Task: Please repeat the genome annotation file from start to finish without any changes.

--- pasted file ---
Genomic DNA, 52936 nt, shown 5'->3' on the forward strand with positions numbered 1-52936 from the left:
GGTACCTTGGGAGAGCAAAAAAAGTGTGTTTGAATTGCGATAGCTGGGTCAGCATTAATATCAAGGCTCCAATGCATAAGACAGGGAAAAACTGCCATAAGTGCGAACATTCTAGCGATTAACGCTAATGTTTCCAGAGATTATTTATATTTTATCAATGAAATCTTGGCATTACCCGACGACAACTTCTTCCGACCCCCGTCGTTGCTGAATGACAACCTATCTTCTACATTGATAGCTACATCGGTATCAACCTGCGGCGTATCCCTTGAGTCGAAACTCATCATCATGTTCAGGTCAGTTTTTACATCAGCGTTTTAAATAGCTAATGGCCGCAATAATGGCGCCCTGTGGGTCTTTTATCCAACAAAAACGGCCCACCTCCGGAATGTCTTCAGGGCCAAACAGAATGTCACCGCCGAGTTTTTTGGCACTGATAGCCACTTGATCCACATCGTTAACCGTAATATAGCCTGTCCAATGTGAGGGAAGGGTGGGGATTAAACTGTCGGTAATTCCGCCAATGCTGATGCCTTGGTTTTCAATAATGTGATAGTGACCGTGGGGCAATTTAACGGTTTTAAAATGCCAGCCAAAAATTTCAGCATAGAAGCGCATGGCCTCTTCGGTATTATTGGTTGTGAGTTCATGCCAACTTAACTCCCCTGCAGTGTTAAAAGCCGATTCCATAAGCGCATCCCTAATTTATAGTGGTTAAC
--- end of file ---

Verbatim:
Genomic DNA, 52936 nt, shown 5'->3' on the forward strand with positions numbered 1-52936 from the left:
GGTACCTTGGGAGAGCAAAAAAAGTGTGTTTGAATTGCGATAGCTGGGTCAGCATTAATATCAAGGCTCCAATGCATAAGACAGGGAAAAACTGCCATAAGTGCGAACATTCTAGCGATTAACGCTAATGTTTCCAGAGATTATTTATATTTTATCAATGAAATCTTGGCATTACCCGACGACAACTTCTTCCGACCCCCGTCGTTGCTGAATGACAACCTATCTTCTACATTGATAGCTACATCGGTATCAACCTGCGGCGTATCCCTTGAGTCGAAACTCATCATCATGTTCAGGTCAGTTTTTACATCAGCGTTTTAAATAGCTAATGGCCGCAATAATGGCGCCCTGTGGGTCTTTTATCCAACAAAAACGGCCCACCTCCGGAATGTCTTCAGGGCCAAACAGAATGTCACCGCCGAGTTTTTTGGCACTGATAGCCACTTGATCCACATCGTTAACCGTAATATAGCCTGTCCAATGTGAGGGAAGGGTGGGGATTAAACTGTCGGTAATTCCGCCAATGCTGATGCCTTGGTTTTCAATAATGTGATAGTGACCGTGGGGCAATTTAACGGTTTTAAAATGCCAGCCAAAAATTTCAGCATAGAAGCGCATGGCCTCTTCGGTATTATTGGTTGTGAGTTCATGCCAACTTAACTCCCCTGCAGTGTTAAAAGCCGATTCCATAAGCGCATCCCTAATTTATAGTGGTTAAC